When I started Cricket, I didn't know enough to know what I didn't know. I also failed to realize that what I didn't know was fairly critical. I made mistakes, honest mistakes, that have taken years to undo.
I can be pretty hard on myself over Cricket's start but the truth is, years later, she's a pretty amazing horse. Not because of anything I did but rather because I managed not to screw too much up. And I know, despite what I did wrong, that the start I gave her was probably better than 95% of the professional
For anyone, particularly my friend Tina for whom this post is intended, here are some of the lessons I've learned:
- Know your limitations. If you're a timid rider, don't put the first rides on a colt. If you cannot afford a real professional, find a competent rider and work with them for the initial rides.
- Understand the type of horsenality with which you're most compatible. Many of the issues I had with Cricket were simple the result of a less-than-ideal horse/human match. Let's face it, when you buy a horse because she's pretty and has a dent in her butt that looks just like the dent in the butt of the horse you just lost, it's not always going to be a match made in heaven. Cricket is a strong willed, independent left-brain mare. In the face of my uncertainty and limited knowledge, she often took over the leadership. I would argue that a mild RBI would be the best candidate for a colt start. Nothing too extreme but a horse that is looking for leadership is going to be much more compliant than a horse with an agenda of her own (i.e. Cricket).
- Advance your savvy as much as possible before starting a horse. It goes without saying that the more you know the better time you'll have. Duh! When I started Cricket I had just passed my L1 (old VHS system). I had no idea how the progression of skills felt - what it took to turn sideways on the fence into sideways off the fence into leg yields and isolations. The more you know the end product, the better you teach it in the beginning.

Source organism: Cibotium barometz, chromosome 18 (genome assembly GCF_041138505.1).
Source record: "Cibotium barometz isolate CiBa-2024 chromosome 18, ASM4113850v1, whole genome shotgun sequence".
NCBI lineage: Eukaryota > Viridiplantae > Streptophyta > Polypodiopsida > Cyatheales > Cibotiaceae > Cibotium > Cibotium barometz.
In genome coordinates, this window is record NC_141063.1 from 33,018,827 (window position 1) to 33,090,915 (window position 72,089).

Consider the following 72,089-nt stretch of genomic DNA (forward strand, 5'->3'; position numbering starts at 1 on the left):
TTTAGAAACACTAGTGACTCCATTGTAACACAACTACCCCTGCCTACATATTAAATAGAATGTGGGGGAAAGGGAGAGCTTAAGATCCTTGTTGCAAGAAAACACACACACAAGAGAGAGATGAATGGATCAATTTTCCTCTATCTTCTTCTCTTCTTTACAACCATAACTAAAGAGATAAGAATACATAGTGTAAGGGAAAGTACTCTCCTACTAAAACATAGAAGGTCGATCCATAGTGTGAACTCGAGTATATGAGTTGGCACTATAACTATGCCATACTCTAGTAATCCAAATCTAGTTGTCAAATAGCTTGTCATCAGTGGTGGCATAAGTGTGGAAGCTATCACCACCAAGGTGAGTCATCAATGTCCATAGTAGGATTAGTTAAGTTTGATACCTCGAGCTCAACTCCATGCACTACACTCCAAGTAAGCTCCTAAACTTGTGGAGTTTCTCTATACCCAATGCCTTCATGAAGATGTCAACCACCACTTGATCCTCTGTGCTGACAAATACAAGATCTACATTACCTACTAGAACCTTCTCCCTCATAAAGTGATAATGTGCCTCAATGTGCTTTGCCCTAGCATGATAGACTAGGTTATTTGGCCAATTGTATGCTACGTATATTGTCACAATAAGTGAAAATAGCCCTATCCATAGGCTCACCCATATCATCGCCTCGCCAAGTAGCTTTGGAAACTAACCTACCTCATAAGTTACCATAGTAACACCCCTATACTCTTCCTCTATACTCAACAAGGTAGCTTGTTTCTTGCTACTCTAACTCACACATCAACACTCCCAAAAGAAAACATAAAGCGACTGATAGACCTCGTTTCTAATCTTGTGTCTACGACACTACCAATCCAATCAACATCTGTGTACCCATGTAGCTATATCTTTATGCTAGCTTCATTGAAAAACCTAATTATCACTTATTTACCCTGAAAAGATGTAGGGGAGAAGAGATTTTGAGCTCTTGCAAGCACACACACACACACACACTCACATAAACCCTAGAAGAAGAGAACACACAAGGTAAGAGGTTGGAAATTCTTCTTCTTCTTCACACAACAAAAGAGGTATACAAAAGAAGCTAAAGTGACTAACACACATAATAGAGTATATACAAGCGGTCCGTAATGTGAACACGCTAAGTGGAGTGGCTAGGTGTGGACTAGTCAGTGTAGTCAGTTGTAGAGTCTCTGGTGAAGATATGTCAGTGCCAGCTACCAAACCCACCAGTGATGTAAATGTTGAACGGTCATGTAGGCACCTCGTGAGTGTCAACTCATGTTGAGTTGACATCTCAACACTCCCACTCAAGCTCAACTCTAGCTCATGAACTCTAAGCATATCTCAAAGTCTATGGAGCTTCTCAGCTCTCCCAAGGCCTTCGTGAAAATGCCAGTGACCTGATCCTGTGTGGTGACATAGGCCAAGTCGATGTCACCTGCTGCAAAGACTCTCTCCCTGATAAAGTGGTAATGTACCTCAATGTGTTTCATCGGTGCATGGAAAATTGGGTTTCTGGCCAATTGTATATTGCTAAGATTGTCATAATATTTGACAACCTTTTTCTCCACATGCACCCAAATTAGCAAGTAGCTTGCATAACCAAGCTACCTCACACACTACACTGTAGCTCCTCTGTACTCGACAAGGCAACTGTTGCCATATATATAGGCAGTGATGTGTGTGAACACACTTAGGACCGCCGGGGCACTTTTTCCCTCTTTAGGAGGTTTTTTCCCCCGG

- Every moment is a teaching moment so be aware of what you're teaching. This is true for any horse but particularly important for an unstarted horse. If your horse is high energy and you start every session by blowing off steam, the horse quickly learns to act a little crazy out of the gate. If you never encourage a reserved horse to get out of her shell, she'll suck back further and you'll loose the impulsion.
- Saddling and mounting are just a version of the extreme friendly game. Before you ever put a leg over a horse, they should know that it's all just a big friendly game. There is an excellent Savvy Club DVD where Linda works with Elizabeth. Elizabeth has fear issues and the DVD focuses mainly on her thresholds. The cool thing is that the techniques employed are the same as you would use for building confidence in the horse.
- In the first rides, the most important things a horse can learn is that it's okay to go and it's okay to stop. This is the most critical lesson. Steering and controlling the energy come later.
- Know when your out of your depth and get help. After working with Cricket for just over a year, I sent her to a good friend and fellow PNH student for two months. I finally realized that I was in way over my head and I searched out the best help I could afford.